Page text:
1) What is your degree and your dissertation title?
PhD. “Leashes or Lemmings? Alliances as restraining devices.”
2) What is your current position/title?
Professor of Political Science and Director of Middle East Studies at the University of Connecticut. Co-director of the Crowd Counting Consortium.
3) As is often the case for SSP/IR alums, when you finished your dissertation you had an important choice to make between a position in the policy world and an academic career. What inclined you toward the option you chose? Do you have any advice to share with current SSP students as they weigh their career choices?
I came to MIT after working for five years at the Carnegie Endowment for International Peace in Washington, DC. When I started graduate school, I intended to go back to DC. But somewhere along the way, I realized I could continue to do research and add in teaching and mentoring students if I followed the university track. Looking at the previous sentence right now, I guess it sounds kind of basic or even cliché, but I don’t have a more nuanced or complex explanation for my shift.
I have come to appreciate the control of my time and research agenda that I have as a professor. When five years ago I unintentionally pivoted toward studying protests in the United States, I didn’t have to ask anyone for permission. At the same time, I miss some of the day-to-day interactions and teamwork that comes from working as part of a larger project with others. Academia can be more isolated and self-driven than most professions.
4) Would you say that your experience at SSP and CIS has continued to influence your current position? What key concepts or values from SSP and CIS have served you well in your current position?
One value I took away from SSP/CIS – but maybe really the whole MIT program – was the centrality of asking tough questions. Most guest seminars or dissertation-related events were not a cakewalk. In some ways, we each know our own work the best; we know the shortcomings and the short cuts that might open us up to criticism. But that said, feedback from others often is so rich and insightful and almost every article or book I’ve written is much better because of that.
Is it always fun to hear what’s wrong or missing? No. Just the other day, a draft article I wrote with an undergraduate student was rejected. The review was hard to read. But if I’m honest, it made some good points. Maybe our re-write can be that much better because of it.
The other thing that comes to mind is the real world. CIS is open to acknowledging its existence in our work. Talking and writing about it was not considered lesser work. I saw it in the PhD graduate students as well, some of whom came from the policy world and/or went there from MIT.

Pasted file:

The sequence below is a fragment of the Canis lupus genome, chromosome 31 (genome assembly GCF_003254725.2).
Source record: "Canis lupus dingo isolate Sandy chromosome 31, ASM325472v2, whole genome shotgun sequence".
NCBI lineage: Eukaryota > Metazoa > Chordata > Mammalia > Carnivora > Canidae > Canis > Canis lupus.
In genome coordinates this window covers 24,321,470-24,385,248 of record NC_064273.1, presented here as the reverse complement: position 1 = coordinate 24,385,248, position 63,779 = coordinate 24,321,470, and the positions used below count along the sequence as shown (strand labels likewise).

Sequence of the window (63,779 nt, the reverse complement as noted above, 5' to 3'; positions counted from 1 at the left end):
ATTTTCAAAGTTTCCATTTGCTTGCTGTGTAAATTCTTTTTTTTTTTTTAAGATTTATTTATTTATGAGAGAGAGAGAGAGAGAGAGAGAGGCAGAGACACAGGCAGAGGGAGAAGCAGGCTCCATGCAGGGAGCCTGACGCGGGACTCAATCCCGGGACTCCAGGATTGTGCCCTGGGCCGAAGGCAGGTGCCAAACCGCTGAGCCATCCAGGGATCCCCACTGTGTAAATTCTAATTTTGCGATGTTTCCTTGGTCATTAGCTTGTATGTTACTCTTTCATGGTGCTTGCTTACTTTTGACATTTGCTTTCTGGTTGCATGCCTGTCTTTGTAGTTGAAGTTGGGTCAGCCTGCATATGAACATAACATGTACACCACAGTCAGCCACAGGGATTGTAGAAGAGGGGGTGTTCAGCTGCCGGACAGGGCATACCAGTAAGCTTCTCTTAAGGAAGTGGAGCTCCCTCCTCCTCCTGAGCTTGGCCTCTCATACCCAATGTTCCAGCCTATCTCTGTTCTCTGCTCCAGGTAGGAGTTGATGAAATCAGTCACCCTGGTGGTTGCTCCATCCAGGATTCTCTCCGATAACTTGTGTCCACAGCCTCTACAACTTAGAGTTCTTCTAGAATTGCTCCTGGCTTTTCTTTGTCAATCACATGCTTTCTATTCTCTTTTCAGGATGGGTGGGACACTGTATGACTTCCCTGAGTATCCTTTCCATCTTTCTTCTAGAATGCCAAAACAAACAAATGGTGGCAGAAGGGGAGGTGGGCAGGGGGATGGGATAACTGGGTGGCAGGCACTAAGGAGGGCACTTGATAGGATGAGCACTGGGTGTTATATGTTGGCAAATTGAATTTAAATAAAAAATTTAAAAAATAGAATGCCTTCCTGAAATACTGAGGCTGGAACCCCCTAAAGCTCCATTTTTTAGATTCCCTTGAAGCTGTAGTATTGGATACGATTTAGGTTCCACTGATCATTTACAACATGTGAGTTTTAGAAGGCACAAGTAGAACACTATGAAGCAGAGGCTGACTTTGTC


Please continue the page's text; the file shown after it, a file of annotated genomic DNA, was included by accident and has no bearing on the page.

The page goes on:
5) What is the part of your current position that you think allows you the most satisfaction and/or dissatisfaction and why?
When my work breaks through to the community, I am satisfied. What exactly that means can vary. I’ve given many public talks at eldercare facilities, faith institutions, public libraries, and schools, for example. People appreciate that kind of translational work. I have expertise on such and such, and I’m willing to share it with those who don’t but are interested.
In other settings it is more about contributing to the public debate or, dare I say, the policy debate. (I do wish I could contribute the magic policy solution to the Israel/Palestine debate.)
The feeling of seeing my research in print has never gotten old.
In terms of dissatisfaction, I think of the feeling of research ideas falling flat. Sometimes my judgment of what research should be of interest and what others (including journal editors) think is of interest are at odds. Perhaps one-third of the papers I write end up only on my computer. It has something to do with my bias toward description even without much front-loaded theory. You might think every paper will find a home. I’m not so sure every paper will or should. All that said, it is useful to have a good sounding board for your new-ish ideas and research proposals. Networks.
6) What in your career are you most proud of and has SSP/CIS been a part of that?
Conversations with Stephen Van Evera, my dissertation committee chair, helped me with one of my favorite articles, “Visions in Collision” on the narratives of the Camp David summit (2000) and Israeli-Palestinian negotiations. I’m proud of graduate mentoring and public engagement awards I have received at UConn; the SSP/CIS influences I already mentioned, as well as role models on the MIT faculty, certainly contributed to that.
7) What, outside of SSP/CIS and your work here, has been the factor that has most influenced who you are now, and what your current research interests are?
The family that raised me. The fact that my family was, and is, Jewish and engaged with the question of Israel. I studied at Hebrew University in Jerusalem during my junior year of college, which I imagine helped me get a job on the Middle East project at the Carnegie Endowment, which helped shape what I researched in graduate school etc etc.
Also, I think of two of the senior faculty who mentored me when I arrived at UConn, Elizabeth “Betty” Hanson and the late John “Garry” Clifford. They gave of their time, shared wisdom, and offered friendship. I hope I can do the same for today’s assistant professors.
8) Looking back, what, if anything would you do differently?
I might have found a way to continue studying the Arabic language; since it wasn’t necessary for completing my dissertation, I set it aside.
9) What is the key piece of advice that you would pass along to current SSP graduate students, or those just beginning their careers?
Be conscious of how often even social scientists are actually projecting from their own experiences and values rather than some empirically-grounded position. And take all advice with a grain of salt.